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For a European shutdown in solidarity from below against the pandemic

Statement by ISO Germany

Tuesday 26 January 2021, by Internationale Sozialistische Organisation

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This Statement was issued by the Secretariat of the Internationale Sozialistische Organisation (ISO), German section of the Fourth International on 21 January 2021.

We support the #ZeroCovid call and ask all comrades and all colleagues to sign it. It demands an immediate U-turn in the Corona policy of the federal and state governments, away from merely flattening the curve of infections to ending the pandemic.

The appeal says: “We need a common strategy in Europe immediately to fight the pandemic effectively. Vaccinations alone will not win the race against the mutated viral variant – even more so if the pandemic fight continues to consist of actionist restrictions on free time without a shutdown of the economy.” Similar initiatives emerged a few weeks ago in other countries, notably the UK and Ireland, see for example Zero Covid The Campagain to Beat the Pandemic or the article “Covid is a Class Issue”.

The appeal criticises the fact that the official Corona policy focuses solely on the vaccine and, when it comes to restrictions (or bans) on contact, only targets the leisure sector and not also those areas of the economy that are not urgently needed.

We can only agree with this criticism: Most of the hot spots that have come to light so far have been in businesses of all kinds, especially of course in old people’s and nursing homes.

Above all, the federal government complains that it has lost control over what is happening, but it does not give itself the means to regain it. These means consist, on the one hand, in a systematic collection of information on the development of the pandemic in all sectors of society through the introduction of compulsory reporting by all establishments, which is regularly queried if it does not come voluntarily ‒- only such a collection of information allows restrictive measures to be precisely targeted.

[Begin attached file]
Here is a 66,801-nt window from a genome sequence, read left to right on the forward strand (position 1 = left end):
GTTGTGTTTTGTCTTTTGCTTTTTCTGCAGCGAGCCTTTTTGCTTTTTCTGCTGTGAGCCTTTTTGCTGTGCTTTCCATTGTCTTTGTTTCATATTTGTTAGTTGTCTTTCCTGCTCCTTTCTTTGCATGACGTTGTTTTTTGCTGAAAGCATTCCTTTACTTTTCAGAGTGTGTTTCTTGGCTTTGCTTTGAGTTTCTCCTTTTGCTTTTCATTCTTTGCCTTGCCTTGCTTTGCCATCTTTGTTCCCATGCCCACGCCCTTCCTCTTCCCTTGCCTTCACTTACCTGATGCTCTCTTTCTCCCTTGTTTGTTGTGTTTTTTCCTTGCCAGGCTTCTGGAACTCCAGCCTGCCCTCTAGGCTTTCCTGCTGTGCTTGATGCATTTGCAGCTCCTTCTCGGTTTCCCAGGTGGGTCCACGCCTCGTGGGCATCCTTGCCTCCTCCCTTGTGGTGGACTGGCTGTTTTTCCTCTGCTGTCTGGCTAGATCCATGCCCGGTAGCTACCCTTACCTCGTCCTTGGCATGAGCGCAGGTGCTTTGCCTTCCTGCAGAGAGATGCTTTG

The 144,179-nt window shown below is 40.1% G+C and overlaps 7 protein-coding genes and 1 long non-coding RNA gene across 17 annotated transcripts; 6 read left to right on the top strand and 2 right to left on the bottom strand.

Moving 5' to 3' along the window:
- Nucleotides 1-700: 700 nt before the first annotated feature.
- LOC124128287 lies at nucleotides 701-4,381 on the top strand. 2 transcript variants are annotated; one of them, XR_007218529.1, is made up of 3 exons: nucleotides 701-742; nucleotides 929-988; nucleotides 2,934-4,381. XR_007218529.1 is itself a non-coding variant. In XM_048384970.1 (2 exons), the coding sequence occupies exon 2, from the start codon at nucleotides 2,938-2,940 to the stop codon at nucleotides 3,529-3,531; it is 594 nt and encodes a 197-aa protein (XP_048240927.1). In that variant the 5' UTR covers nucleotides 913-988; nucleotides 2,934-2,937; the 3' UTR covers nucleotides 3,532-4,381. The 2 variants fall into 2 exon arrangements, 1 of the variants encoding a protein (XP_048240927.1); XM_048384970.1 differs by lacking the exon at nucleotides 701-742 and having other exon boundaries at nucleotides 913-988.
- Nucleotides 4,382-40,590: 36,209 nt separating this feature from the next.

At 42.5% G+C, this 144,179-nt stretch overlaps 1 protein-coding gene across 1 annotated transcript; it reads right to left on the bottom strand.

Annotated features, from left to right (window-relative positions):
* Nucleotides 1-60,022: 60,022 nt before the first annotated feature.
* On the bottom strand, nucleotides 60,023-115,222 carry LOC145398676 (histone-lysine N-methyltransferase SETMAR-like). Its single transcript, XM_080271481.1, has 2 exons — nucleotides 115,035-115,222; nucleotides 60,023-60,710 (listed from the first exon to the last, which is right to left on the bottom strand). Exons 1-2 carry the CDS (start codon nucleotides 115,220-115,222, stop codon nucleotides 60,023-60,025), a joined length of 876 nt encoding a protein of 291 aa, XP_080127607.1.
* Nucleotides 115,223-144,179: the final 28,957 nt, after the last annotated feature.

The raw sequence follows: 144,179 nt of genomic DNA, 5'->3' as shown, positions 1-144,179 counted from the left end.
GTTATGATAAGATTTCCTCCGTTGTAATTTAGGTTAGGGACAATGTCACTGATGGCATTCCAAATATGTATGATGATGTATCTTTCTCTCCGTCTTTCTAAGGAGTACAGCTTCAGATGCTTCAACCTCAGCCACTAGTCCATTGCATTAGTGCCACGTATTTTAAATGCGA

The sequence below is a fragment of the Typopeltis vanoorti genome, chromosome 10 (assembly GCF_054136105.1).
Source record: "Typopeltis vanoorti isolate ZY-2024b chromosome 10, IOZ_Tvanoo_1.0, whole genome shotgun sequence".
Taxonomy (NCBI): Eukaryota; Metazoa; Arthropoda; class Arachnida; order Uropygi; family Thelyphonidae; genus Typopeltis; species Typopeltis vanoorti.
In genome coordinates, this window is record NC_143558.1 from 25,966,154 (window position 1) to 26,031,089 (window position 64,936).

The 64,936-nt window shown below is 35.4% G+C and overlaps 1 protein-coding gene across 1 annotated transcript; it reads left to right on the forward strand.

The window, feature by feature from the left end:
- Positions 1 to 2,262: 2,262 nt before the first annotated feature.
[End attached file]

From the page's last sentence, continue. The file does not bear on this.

Secondly, in the proactive tracking and isolation of hotspots, but also of those who have tested positive. The latter are advised a 14-day quarantine, but they spend it at home, where they are in closest contact with other people, their family members. The government should not be surprised when virologists estimate that most infections occur in the private sphere. But it does nothing about this other than to drive people further into the private sphere through the contact restrictions it imposes.

Thirdly, it is a scandal that a poor country like Rwanda is able to test nationwide and free of charge, but Germany is not.

The appeal does not enter into such concrete argumentations. It calls very energetically for "reducing contagions to zero", but remains vague in naming the appropriate means. In doing so, it exposes itself to the accusation of approving authoritarian measures in case of doubt. That is not his intention, it is rather the development of a "solidarity-based perspective from below", but unfortunately this is not substantiated.

The biggest shortcoming of the appeal from a socialist point of view is that it does not explicitly focus on the dependent workers in companies and offices as the acting subject and develop the necessary catalogue of measures from there. This would have prevented reservations and made the task of taking up the struggle for occupational health and safety in the workplaces easier. For this will continue to be central in the future.

It is precisely in this area that government and capital cynically violate the precepts of preventive health protection. Only this would open a way beyond the continued restrictions of fundamental rights by the ruling class.

In 1989, the “EC Framework Directive on Health and Safety at Work” (89/391/EEC) was passed for all states of the then European Community. In Germany, this binding directive was not implemented until 1996, when the Occupational Health and Safety Act (ArbSchG) was passed.

Scandalously, the Occupational Health and Safety Act is only implemented in very few workplaces. The federal and state governments therefore do not even get an overview of the epidemic situation in the workplaces. However, in the rare cases where it is taken seriously due to active works councils, effective infection protection against the coronavirus can be ensured. This is because more is done there than just complying with the AHA-L rules. In these cases the so-called TOP principle of health protection is implemented. This means that, in this order of priority, technical (e.g. partition walls), organisational (e.g. staggered working hours) and personal protective measures (e.g. FFP2 masks) must be taken.

Last but not least – and especially with regard to the necessary staying power – the appeal would have done well to include a sentence on the ecological and economic causes of the pandemic.

Nevertheless, its great merit is that it has obviously touched a nerve, as evidenced by the large and rapid influx of signatories. This can undoubtedly be used to develop a political campaign in the course of which the issues raised here can be discussed and addressed.

The paralysis that has afflicted the political and social left in the face of Corona can thus be overcome to some extent if appropriately coordinated activities are developed on the ground. This is what we are working for.

21 January 2021


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